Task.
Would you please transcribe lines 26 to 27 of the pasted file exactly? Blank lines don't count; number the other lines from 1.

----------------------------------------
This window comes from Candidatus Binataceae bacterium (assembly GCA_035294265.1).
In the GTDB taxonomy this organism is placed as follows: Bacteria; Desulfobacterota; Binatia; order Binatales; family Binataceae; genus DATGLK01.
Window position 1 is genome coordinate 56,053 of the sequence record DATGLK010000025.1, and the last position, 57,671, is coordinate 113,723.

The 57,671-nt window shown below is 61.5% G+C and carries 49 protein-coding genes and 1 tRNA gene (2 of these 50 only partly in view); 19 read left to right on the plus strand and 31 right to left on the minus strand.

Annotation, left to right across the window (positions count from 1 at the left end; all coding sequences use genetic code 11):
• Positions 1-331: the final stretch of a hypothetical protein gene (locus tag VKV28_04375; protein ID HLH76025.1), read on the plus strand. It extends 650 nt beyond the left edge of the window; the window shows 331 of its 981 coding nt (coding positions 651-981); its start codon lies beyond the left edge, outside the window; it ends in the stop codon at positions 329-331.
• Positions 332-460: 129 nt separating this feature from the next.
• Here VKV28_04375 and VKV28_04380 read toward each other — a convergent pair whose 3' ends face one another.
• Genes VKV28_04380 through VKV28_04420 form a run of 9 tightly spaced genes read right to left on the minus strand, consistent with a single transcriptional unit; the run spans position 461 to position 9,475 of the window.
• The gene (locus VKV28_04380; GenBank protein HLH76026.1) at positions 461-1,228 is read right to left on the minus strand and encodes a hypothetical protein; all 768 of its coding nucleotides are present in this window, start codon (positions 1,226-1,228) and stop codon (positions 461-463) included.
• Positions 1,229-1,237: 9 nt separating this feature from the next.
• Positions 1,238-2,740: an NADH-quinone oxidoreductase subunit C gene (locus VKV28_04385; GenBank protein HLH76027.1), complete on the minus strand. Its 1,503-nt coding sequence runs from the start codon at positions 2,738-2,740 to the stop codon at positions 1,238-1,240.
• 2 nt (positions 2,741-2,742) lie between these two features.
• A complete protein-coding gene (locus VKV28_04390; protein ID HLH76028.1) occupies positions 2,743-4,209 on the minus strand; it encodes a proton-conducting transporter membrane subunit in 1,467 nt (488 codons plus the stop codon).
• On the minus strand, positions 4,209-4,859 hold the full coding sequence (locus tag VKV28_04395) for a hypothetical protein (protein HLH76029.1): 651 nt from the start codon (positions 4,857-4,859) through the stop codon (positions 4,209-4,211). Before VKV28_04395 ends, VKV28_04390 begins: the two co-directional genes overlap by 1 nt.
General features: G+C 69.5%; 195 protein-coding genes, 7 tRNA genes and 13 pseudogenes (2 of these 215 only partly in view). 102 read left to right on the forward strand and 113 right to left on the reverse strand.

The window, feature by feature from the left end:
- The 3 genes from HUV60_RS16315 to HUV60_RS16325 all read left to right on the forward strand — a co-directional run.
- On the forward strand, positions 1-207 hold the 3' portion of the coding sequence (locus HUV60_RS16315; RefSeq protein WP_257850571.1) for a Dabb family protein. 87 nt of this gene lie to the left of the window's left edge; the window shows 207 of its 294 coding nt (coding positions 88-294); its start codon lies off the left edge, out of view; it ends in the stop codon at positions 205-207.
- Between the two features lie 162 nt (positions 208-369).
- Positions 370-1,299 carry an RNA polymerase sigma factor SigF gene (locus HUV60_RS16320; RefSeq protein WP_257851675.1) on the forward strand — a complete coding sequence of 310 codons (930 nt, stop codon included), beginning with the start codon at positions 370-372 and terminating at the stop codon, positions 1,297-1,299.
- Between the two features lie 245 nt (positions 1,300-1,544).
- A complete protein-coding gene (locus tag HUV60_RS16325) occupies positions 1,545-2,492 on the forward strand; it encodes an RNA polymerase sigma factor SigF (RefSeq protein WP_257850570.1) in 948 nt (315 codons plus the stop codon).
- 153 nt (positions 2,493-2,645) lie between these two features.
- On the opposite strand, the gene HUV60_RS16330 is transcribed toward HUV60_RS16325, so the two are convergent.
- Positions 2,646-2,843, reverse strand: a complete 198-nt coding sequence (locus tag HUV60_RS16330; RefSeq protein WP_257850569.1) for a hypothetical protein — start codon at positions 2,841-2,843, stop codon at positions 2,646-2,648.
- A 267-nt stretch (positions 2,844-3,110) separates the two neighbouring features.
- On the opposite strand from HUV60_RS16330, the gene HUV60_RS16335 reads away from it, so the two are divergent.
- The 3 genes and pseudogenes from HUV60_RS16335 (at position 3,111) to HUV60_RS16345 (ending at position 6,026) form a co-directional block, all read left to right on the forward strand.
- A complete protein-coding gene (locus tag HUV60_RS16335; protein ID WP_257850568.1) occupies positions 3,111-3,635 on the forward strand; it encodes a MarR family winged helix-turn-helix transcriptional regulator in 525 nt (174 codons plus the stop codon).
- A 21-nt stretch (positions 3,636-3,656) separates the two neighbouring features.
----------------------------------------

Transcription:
- Positions 2,646-2,843, reverse strand: a complete 198-nt coding sequence (locus tag HUV60_RS16330; RefSeq protein WP_257850569.1) for a hypothetical protein — start codon at positions 2,841-2,843, stop codon at positions 2,646-2,648.
- A 267-nt stretch (positions 2,844-3,110) separates the two neighbouring features.